Michigan's death toll from COVID-19 nears 3,800
State officials reported 119 new coronavirus deaths Thursday, an increase of 16 from a day before as Michigan's toll climbed to 3,789 fatalities.
Michigan also reported 980 daily cases of COVID-19, down slightly from 1,137 the day before.
There are now 41,379 total confirmed cases in the state, up from 40,399, state statistics show.
The death total continued to climb in Michigan even as the daily case load decreased.
"Deaths will always lag behind case reports," said Lynn Sutfin, a spokeswoman for the Michigan Department of Health and Human Services. "We continue to work on reviewing death certificates and comparing them to our confirmed cases three times weekly to include those in our counts, which is increasing that count."
Michigan has the third most deaths behind New York and New Jersey based on data tracked by Johns Hopkins University & Medicine Coronavirus Resource Center.
There are more than 61,000 people who have died in the United States of the novel coronavirus.
Of Michigan's cases, about 71% have occurred in Wayne, Oakland and Macomb counties, with 81% of the state's fatalities being recorded in Metro Detroit.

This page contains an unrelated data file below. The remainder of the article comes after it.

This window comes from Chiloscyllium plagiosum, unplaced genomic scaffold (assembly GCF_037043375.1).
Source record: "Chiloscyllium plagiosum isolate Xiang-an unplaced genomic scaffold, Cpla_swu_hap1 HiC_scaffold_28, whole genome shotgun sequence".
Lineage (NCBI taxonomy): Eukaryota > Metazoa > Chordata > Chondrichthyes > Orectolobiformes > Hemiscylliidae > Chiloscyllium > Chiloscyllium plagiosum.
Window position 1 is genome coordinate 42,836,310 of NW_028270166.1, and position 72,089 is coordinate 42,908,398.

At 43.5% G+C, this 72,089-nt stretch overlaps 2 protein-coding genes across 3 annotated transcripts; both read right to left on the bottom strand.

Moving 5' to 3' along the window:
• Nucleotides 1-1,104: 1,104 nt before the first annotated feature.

In Detroit, Mayor Mike Duggan touted a sustained downward trend in COVID-19 related deaths among Detroit residents.
There have been 1,036 deaths in the city from COVID-19 as of Thursday, an increase of 28 from Wednesday, Duggan said. The mayor noted that 248 coronavirus deaths occurred in the city three weeks ago, 271 deaths two weeks ago, 192 deaths last week and 92 deaths in the past seven days.
The increase in Michigan COVID-19 deaths happened as more protesters descended on the state Capitol building in Lansing to push Gov. Gretchen Whitmer to open up the state faster.
The governor said on Wednesday that the construction industry could resume work May 7 but state lawmakers on Thursday refused to approve an extension of the state's emergency declaration, with Republican leaders saying the economy should be reopened faster.